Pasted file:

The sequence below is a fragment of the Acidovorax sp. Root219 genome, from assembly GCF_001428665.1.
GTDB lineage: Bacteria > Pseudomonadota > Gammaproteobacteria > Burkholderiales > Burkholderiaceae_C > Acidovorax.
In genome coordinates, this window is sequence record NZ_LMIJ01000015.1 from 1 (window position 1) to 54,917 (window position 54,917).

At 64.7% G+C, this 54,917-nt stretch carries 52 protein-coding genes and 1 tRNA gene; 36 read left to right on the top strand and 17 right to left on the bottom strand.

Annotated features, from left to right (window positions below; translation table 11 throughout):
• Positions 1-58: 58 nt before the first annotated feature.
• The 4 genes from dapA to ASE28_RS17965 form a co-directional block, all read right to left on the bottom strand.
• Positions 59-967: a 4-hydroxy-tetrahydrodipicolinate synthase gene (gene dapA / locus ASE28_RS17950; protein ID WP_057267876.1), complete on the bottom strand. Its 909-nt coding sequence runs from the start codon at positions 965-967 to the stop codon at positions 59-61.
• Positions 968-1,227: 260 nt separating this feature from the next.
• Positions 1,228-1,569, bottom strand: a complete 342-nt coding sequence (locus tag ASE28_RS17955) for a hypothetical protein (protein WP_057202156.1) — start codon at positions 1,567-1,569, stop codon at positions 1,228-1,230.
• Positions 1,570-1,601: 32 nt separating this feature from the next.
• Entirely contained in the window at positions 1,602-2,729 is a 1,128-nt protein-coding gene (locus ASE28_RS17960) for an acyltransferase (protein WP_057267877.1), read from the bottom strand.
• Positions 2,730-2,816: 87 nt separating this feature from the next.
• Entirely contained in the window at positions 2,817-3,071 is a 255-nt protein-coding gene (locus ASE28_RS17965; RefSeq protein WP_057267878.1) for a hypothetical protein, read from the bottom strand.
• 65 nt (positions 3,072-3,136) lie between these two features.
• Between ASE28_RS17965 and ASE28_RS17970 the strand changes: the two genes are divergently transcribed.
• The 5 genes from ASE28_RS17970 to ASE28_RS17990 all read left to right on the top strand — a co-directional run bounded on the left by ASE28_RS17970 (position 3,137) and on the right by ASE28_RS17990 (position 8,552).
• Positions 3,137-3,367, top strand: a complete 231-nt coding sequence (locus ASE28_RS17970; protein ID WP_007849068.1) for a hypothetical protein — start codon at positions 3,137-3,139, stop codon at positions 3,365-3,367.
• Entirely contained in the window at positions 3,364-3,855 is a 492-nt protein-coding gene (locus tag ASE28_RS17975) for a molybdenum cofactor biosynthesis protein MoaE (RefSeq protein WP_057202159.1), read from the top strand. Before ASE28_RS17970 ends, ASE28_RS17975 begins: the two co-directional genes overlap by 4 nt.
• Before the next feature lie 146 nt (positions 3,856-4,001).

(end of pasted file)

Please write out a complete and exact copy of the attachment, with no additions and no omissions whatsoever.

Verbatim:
The sequence below is a fragment of the Acidovorax sp. Root219 genome, from assembly GCF_001428665.1.
GTDB lineage: Bacteria > Pseudomonadota > Gammaproteobacteria > Burkholderiales > Burkholderiaceae_C > Acidovorax.
In genome coordinates, this window is sequence record NZ_LMIJ01000015.1 from 1 (window position 1) to 54,917 (window position 54,917).

At 64.7% G+C, this 54,917-nt stretch carries 52 protein-coding genes and 1 tRNA gene; 36 read left to right on the top strand and 17 right to left on the bottom strand.

Annotated features, from left to right (window positions below; translation table 11 throughout):
• Positions 1-58: 58 nt before the first annotated feature.
• The 4 genes from dapA to ASE28_RS17965 form a co-directional block, all read right to left on the bottom strand.
• Positions 59-967: a 4-hydroxy-tetrahydrodipicolinate synthase gene (gene dapA / locus ASE28_RS17950; protein ID WP_057267876.1), complete on the bottom strand. Its 909-nt coding sequence runs from the start codon at positions 965-967 to the stop codon at positions 59-61.
• Positions 968-1,227: 260 nt separating this feature from the next.
• Positions 1,228-1,569, bottom strand: a complete 342-nt coding sequence (locus tag ASE28_RS17955) for a hypothetical protein (protein WP_057202156.1) — start codon at positions 1,567-1,569, stop codon at positions 1,228-1,230.
• Positions 1,570-1,601: 32 nt separating this feature from the next.
• Entirely contained in the window at positions 1,602-2,729 is a 1,128-nt protein-coding gene (locus ASE28_RS17960) for an acyltransferase (protein WP_057267877.1), read from the bottom strand.
• Positions 2,730-2,816: 87 nt separating this feature from the next.
• Entirely contained in the window at positions 2,817-3,071 is a 255-nt protein-coding gene (locus ASE28_RS17965; RefSeq protein WP_057267878.1) for a hypothetical protein, read from the bottom strand.
• 65 nt (positions 3,072-3,136) lie between these two features.
• Between ASE28_RS17965 and ASE28_RS17970 the strand changes: the two genes are divergently transcribed.
• The 5 genes from ASE28_RS17970 to ASE28_RS17990 all read left to right on the top strand — a co-directional run bounded on the left by ASE28_RS17970 (position 3,137) and on the right by ASE28_RS17990 (position 8,552).
• Positions 3,137-3,367, top strand: a complete 231-nt coding sequence (locus ASE28_RS17970; protein ID WP_007849068.1) for a hypothetical protein — start codon at positions 3,137-3,139, stop codon at positions 3,365-3,367.
• Entirely contained in the window at positions 3,364-3,855 is a 492-nt protein-coding gene (locus tag ASE28_RS17975) for a molybdenum cofactor biosynthesis protein MoaE (RefSeq protein WP_057202159.1), read from the top strand. Before ASE28_RS17970 ends, ASE28_RS17975 begins: the two co-directional genes overlap by 4 nt.
• Before the next feature lie 146 nt (positions 3,856-4,001).